In the following chapters, Josephson-Storm turns to the rise of religious studies and anthropology as academic disciplines in the mid to late nineteenth century. In these chapters, he argues that the mourning for the loss of God motivated a secular, post-Protestant intelligentsia to locate an original, pristine natural religion of humanity. He contends, for instance, that Edward B. Tylor’s (1832-1917) anthropology of religion was guided by a kind of “rational religion” derived from his Quaker background (p. 99). For Tylor, ethnography was a reformer’s science, carrying on Protestantism’s battle against superstition. But rather than expanding on this point, Josephson-Storm again focuses on Tylor’s participation in spiritualist séances. Turning to Friedrich Max Müller (1823-1900), Josephson-Storm writes that his comparative theology was the “attempt to arrive at a common philosophy located behind the diversity of the world’s mythological systems” (p. 107). In other words, Josephson-Storm sees that Müller’s attempt to recover the lost wisdom of the East was a way of supplementing what was missing from the contemporary European world. Josephson-Storm also argues that comparative theology was a central element to the rise of late nineteenth-century theosophy and occult worship. Helena Petrovna Blavatsky (1831-91), for instance, was simultaneously one of the most important theosophists of the late nineteenth century and relied on Müller’s comparative method to uncover a primordial revelation or religion. Likewise, the rise of folklore studies began as a kind of salvage anthropology project, in that many of its early advocates sought to “preserve local cultures and traditions in danger of being lost by ‘modernization’” (p. 129). Perhaps better than anyone else, the folklorists knew that modernity was still haunted by “ghosts,” and the founders of folklore studies, including James Frazer (1854-1941), attempted to reconstruct primitive religion based on collected folktales.

But here again, I would argue that while it is certainly possible that occultists benefited from the work of early scholars of religion, the motivation for establishing the human sciences was guided by certain Protestant ideals. Müller, for example, confided in a November 1861 letter to Ernst Renan that he believed the Reformation would soon be finally completed. “The revival of learning in the fifteenth century,” he wrote, “was the dawn of Reformation, and I believe a similar era is approaching to fulfil what the Reformers intended, but which was frustrated by political events.” A month later, he again declared that “I cannot help believing that we are on the eve of great religious and philosophic struggles. There is a longing after true and primitive Christianity in the best spirits of England, France and Germany.”[1] For Müller, the new “science of religion” would prepare the way for this “New Reformation.” Indeed, in his famous Chips from a German Workshop (1870), Müller proclaimed that the science of religion would “give new life to Christianity itself.” And it must be noted that Frazer was raised, like many of the early scholars of religion, in a Protestant home. While he used anthropology to expose the rotten boroughs of religion, Frazer followed a long Protestant pedigree of condemning Catholic “pagano-papism” and religious “enthusiasts” alike. In his three-stage narrative of human progress, Frazer marked off religion as an outmoded way of thinking, not magic. In other words, ancient magic, which was on its way to becoming science, was corrupted by religion, and particularly Christianity. The move from magic to religion was a movement of corruption brought on by superstitious Catholics and Protestants alike.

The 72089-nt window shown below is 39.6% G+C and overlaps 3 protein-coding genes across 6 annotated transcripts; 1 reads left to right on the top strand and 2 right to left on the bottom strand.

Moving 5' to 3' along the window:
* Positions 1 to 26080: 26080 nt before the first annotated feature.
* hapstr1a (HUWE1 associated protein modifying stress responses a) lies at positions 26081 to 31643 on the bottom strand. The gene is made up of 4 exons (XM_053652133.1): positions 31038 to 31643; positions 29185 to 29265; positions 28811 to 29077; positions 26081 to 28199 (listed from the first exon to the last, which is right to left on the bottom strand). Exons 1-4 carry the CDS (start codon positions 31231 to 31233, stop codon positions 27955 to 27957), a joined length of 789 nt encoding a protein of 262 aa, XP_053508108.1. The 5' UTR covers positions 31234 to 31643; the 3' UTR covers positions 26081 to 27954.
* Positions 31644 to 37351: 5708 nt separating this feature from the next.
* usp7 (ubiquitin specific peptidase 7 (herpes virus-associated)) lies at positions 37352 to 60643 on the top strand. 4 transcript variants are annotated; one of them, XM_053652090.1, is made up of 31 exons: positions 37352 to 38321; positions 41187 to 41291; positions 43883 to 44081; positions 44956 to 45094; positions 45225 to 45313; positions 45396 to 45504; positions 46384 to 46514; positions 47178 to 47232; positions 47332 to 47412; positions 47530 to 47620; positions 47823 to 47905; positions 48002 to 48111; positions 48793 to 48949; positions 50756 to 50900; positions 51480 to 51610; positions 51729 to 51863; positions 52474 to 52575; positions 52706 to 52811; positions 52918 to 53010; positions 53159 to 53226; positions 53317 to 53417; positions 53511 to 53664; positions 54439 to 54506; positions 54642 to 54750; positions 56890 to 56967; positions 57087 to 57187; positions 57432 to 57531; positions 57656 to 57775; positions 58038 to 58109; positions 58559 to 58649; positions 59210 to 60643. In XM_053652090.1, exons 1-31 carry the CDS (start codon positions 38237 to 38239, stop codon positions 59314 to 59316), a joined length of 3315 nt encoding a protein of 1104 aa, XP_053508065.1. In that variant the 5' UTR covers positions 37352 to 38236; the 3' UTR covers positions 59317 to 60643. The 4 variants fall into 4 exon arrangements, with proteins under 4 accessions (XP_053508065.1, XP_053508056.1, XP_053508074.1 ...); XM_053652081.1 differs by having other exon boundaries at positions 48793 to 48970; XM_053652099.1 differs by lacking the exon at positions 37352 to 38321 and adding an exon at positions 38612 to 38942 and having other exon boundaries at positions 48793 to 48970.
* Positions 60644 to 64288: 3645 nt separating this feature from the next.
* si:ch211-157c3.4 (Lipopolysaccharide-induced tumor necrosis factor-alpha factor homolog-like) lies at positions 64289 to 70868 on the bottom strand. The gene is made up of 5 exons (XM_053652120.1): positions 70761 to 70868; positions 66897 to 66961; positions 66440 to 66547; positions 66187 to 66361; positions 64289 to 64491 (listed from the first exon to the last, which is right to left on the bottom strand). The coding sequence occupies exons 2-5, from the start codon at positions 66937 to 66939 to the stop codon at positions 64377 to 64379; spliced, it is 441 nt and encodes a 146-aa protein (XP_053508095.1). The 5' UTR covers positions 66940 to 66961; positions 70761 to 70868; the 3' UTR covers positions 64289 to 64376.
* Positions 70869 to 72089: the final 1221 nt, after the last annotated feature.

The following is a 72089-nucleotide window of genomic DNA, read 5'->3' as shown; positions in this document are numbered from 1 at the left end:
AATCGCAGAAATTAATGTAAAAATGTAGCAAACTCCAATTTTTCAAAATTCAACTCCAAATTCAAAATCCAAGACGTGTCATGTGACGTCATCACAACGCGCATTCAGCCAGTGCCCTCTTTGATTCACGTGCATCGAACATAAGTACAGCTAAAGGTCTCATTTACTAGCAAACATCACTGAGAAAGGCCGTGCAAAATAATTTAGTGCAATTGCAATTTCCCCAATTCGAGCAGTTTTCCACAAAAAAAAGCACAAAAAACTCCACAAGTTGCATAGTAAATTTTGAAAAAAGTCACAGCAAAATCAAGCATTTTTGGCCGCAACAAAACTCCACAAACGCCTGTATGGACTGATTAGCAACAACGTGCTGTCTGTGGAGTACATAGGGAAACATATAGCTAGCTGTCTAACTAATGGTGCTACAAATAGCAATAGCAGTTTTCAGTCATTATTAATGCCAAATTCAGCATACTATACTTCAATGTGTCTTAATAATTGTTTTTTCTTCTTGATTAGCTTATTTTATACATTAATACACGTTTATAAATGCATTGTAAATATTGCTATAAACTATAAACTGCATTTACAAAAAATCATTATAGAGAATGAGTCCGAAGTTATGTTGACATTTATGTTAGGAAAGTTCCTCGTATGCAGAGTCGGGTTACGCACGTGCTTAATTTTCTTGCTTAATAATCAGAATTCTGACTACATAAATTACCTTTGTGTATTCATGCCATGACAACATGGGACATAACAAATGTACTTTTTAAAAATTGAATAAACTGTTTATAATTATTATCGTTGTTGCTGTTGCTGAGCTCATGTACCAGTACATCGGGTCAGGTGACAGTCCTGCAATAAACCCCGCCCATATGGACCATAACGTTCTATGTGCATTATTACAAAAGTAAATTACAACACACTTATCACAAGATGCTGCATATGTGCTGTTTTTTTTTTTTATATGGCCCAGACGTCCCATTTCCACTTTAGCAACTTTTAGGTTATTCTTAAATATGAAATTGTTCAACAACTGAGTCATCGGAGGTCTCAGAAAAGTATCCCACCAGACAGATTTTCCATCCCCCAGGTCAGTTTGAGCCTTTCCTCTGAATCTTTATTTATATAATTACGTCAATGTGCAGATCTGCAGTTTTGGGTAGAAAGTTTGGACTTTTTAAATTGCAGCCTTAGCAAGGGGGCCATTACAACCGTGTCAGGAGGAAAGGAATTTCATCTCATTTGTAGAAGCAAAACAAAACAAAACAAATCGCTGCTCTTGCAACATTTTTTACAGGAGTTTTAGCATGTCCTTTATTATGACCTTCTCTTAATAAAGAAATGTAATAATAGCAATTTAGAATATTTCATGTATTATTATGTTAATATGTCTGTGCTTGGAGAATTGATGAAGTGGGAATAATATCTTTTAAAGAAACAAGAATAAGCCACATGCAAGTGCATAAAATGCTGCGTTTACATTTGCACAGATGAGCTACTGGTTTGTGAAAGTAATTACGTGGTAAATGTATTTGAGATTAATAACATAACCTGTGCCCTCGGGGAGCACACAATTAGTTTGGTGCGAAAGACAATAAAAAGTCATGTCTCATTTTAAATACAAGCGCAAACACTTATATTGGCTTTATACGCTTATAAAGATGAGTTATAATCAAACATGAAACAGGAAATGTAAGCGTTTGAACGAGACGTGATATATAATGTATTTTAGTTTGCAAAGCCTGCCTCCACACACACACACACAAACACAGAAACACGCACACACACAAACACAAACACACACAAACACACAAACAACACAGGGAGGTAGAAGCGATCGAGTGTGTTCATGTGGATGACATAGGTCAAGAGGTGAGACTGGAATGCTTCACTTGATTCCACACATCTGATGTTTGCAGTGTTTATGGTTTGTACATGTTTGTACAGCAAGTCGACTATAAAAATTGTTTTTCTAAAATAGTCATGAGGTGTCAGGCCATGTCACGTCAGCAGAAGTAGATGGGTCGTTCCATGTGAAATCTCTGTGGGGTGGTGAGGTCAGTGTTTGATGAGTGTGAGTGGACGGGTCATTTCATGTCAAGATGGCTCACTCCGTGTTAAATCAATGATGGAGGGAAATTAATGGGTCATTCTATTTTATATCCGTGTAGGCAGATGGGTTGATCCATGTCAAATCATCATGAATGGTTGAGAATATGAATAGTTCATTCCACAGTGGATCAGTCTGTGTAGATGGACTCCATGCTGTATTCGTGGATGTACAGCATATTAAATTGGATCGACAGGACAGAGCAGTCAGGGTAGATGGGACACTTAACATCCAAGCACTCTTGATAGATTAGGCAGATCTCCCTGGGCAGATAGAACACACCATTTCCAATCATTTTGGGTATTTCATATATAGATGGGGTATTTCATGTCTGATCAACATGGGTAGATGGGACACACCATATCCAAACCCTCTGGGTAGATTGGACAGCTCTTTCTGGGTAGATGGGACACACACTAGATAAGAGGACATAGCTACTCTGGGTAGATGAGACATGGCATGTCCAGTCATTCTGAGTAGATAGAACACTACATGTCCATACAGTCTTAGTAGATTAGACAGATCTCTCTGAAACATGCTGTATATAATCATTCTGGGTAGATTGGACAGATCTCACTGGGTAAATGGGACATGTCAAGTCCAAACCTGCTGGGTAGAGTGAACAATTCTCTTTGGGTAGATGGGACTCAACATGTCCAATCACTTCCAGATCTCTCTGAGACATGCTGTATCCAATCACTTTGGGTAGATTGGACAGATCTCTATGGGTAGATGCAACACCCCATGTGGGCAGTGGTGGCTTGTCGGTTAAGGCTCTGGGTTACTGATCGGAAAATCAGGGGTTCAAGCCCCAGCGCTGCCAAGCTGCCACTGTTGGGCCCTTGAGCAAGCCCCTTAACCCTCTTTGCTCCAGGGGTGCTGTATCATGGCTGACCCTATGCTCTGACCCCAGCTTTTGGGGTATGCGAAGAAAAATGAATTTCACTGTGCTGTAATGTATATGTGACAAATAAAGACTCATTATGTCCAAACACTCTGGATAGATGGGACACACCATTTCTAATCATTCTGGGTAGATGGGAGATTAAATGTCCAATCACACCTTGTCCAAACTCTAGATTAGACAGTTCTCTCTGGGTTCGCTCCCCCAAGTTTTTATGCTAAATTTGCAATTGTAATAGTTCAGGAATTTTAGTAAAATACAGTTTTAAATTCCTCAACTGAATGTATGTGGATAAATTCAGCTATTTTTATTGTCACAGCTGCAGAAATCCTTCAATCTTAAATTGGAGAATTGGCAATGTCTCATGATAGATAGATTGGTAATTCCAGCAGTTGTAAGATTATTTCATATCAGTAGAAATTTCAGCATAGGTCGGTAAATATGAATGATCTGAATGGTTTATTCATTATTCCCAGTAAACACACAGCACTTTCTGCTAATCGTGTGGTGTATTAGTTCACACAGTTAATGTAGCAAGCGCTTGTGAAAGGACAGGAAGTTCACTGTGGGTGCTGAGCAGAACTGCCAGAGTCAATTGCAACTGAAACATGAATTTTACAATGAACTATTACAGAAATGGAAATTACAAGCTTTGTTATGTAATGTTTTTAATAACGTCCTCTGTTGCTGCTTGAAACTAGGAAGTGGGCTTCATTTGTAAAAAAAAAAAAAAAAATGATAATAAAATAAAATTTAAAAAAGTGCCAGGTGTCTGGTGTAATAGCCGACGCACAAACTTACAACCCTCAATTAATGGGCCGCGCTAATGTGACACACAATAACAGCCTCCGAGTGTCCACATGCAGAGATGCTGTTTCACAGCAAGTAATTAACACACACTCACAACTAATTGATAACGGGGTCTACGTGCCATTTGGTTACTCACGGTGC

In the second half of the book, Josephson-Storm turns to the late nineteenth and early twentieth centuries, exploring several cases of “the magical foundations of critical theory”—the esoteric interests of foundational figures, including Sigmund Freud, Theodor Adorno, Max Horkheimer, Walter Benjamin, and especially Max Weber. Josephson-Storm’s comprehensive survey of German occult revivalism begins with Max Nordau’s (1849-1923) degeneration thesis, goes back to Immanuel Kant (1724-1804) as “necromancer,” then to Arthur Schopenhauer’s (1788-1860) belief in the reality of “magic,” and finally to the mysticism of Carl Du Prel (1839-99), with whom Freud was apparently fascinated. While Freud seemingly repudiated the “black tide of occultism,” seeing it as the “ghost of religion in the modern era, the last gasp of dying faiths clinging to illusions,” he was also actively engaged in studying the occult (p. 196). Even the logical positivists of the Vienna Circle, such as Hans Hahn (1879-1934), Otto Neurath (1882-1945), and Rudolf Carnap (1891-1970), seem “profoundly entranced by the paranormal,” and Josephson-Storm catalogues their interests in “demonic possessions,” “poltergeist activities,” and “extrasensory perception.” He notes that, like their early modern counterparts, the logical positivists equated the scientific worldview with magical beliefs, albeit a purified version cleared of the “metaphysical and theological debris of millennia” (p. 254).